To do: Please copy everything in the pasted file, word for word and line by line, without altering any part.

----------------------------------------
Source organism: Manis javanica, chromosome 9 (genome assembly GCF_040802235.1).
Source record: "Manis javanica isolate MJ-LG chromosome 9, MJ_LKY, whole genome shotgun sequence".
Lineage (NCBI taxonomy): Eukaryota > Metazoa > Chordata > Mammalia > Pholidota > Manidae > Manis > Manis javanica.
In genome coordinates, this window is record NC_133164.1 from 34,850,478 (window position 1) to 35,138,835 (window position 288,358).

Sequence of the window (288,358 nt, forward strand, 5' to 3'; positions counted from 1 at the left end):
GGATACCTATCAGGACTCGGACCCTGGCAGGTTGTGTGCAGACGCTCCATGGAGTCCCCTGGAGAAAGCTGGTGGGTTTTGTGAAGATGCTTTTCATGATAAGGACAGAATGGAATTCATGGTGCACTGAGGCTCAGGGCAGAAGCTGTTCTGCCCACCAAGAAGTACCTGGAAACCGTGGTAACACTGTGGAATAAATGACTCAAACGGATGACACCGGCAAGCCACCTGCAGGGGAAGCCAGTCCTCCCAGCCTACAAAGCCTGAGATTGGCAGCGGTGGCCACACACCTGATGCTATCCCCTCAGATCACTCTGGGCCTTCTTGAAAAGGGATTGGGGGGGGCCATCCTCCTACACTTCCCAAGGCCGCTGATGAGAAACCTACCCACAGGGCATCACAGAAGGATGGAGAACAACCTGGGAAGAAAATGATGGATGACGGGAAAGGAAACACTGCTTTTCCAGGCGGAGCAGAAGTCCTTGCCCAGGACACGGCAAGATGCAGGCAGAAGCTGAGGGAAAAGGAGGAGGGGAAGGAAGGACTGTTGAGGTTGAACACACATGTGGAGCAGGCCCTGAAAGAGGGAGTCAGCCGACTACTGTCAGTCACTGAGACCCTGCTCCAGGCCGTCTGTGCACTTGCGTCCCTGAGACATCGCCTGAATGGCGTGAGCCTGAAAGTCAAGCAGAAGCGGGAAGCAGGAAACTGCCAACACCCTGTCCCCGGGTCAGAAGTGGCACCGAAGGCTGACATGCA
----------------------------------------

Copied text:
Source organism: Manis javanica, chromosome 9 (genome assembly GCF_040802235.1).
Source record: "Manis javanica isolate MJ-LG chromosome 9, MJ_LKY, whole genome shotgun sequence".
Lineage (NCBI taxonomy): Eukaryota > Metazoa > Chordata > Mammalia > Pholidota > Manidae > Manis > Manis javanica.
In genome coordinates, this window is record NC_133164.1 from 34,850,478 (window position 1) to 35,138,835 (window position 288,358).

Sequence of the window (288,358 nt, forward strand, 5' to 3'; positions counted from 1 at the left end):
GGATACCTATCAGGACTCGGACCCTGGCAGGTTGTGTGCAGACGCTCCATGGAGTCCCCTGGAGAAAGCTGGTGGGTTTTGTGAAGATGCTTTTCATGATAAGGACAGAATGGAATTCATGGTGCACTGAGGCTCAGGGCAGAAGCTGTTCTGCCCACCAAGAAGTACCTGGAAACCGTGGTAACACTGTGGAATAAATGACTCAAACGGATGACACCGGCAAGCCACCTGCAGGGGAAGCCAGTCCTCCCAGCCTACAAAGCCTGAGATTGGCAGCGGTGGCCACACACCTGATGCTATCCCCTCAGATCACTCTGGGCCTTCTTGAAAAGGGATTGGGGGGGGCCATCCTCCTACACTTCCCAAGGCCGCTGATGAGAAACCTACCCACAGGGCATCACAGAAGGATGGAGAACAACCTGGGAAGAAAATGATGGATGACGGGAAAGGAAACACTGCTTTTCCAGGCGGAGCAGAAGTCCTTGCCCAGGACACGGCAAGATGCAGGCAGAAGCTGAGGGAAAAGGAGGAGGGGAAGGAAGGACTGTTGAGGTTGAACACACATGTGGAGCAGGCCCTGAAAGAGGGAGTCAGCCGACTACTGTCAGTCACTGAGACCCTGCTCCAGGCCGTCTGTGCACTTGCGTCCCTGAGACATCGCCTGAATGGCGTGAGCCTGAAAGTCAAGCAGAAGCGGGAAGCAGGAAACTGCCAACACCCTGTCCCCGGGTCAGAAGTGGCACCGAAGGCTGACATGCA